Child abuse concerns grow amid COVID-19 outbreak

Local News

It’s Child Abuse Awareness month and with children home from school, non profits who work directly with them are trying to manage the job, remotely.

WICHITA FALLS (KFDX/KJTL) — While children may not be the most vulnerable to COVID-19, some are incredibly vulnerable to abuse and neglect.

It’s Child Abuse Awareness month and with children home from school, nonprofits who work directly with them are trying to manage the job, remotely

Court Appointed Special Advocates are still connecting with their cases, just not face-to-face.

In Bowie, the Montague County Child Welfare Board had to cancel all their events, and the concern for these abused and neglected grows as concerns over the coronavirus grow.

Child abuse comes in all forms. Neglect, physical and emotional abuse are just a few.

“Hopefully by making people aware, they will recognize it, help us to put things in place to prevent it,” Montague County Child Welfare Board executive director Lorra Lierly said.

As more and more nonprofits and businesses close due to COVID-19 concerns, more children are left at home and advocates like volunteers for CASA have to keep their distance.

“Our volunteers, they usually make face-to-face contact with children, they’re still contacting their children, they’re still making phone calls with them, they are still FaceTiming just to see and check on them and make sure they’re safe,” CASA executive director James Bodling said.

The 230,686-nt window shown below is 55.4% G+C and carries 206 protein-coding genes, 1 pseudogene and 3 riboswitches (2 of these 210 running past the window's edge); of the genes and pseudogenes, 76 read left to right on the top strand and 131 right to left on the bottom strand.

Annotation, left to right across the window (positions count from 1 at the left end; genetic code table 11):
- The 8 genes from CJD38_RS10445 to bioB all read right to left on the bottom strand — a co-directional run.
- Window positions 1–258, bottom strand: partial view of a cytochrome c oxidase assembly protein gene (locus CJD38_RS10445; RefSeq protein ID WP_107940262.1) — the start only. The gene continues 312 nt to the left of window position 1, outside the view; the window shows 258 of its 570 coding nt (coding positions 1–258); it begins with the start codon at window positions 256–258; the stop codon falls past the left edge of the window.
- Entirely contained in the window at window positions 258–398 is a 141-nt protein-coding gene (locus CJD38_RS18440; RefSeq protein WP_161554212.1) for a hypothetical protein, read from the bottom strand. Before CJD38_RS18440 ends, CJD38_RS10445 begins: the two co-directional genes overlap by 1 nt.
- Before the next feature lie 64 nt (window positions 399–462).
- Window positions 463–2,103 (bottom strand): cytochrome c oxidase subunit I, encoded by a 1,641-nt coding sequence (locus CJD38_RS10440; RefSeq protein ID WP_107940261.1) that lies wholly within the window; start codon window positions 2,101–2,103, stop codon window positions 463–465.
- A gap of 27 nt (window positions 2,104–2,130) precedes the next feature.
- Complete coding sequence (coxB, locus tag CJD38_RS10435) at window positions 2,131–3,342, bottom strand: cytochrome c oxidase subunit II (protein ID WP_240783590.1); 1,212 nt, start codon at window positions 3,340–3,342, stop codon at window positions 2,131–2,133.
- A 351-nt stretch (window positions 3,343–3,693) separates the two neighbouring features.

School is often an escape from home for children who suffer abuse, but now their teachers and school faculty aren’t able to check on them as easily.

This raises concern among those who make up the Montague County Child Welfare Board

“Our numbers aren’t going up right now, but that’s probably because there are not additional people with their eyes on the kids, they’re quarantined in their homes and there’s no one else able to see them, not even family members,” Lierly said.

“More children are not out in public, or at school, that’s less reporters that if they see things they would report on,” Bodling said.

Even with less reporters in this time of crisis, teachers can still play a vital role in saving a child from abuse.

“A lot of teachers are doing online lessons, so if they are where they can have a visual of the child, if things just don’t seem quite right, if it seems like there’s something definitely wrong, then they should investigate it a little further, or they should call the hotline,” Lierly said.

April is Child Abuse Awareness Month, and this April arrives with even more meaning for those children in quarantine who have suffered, are suffering, or will suffer abuse.

Advocates said if you see or suspect something, say something.

The Texas Abuse Hotline number is 1-800-252-5400, with more options found here.

Another way to raise awareness is by wearing the color blue.

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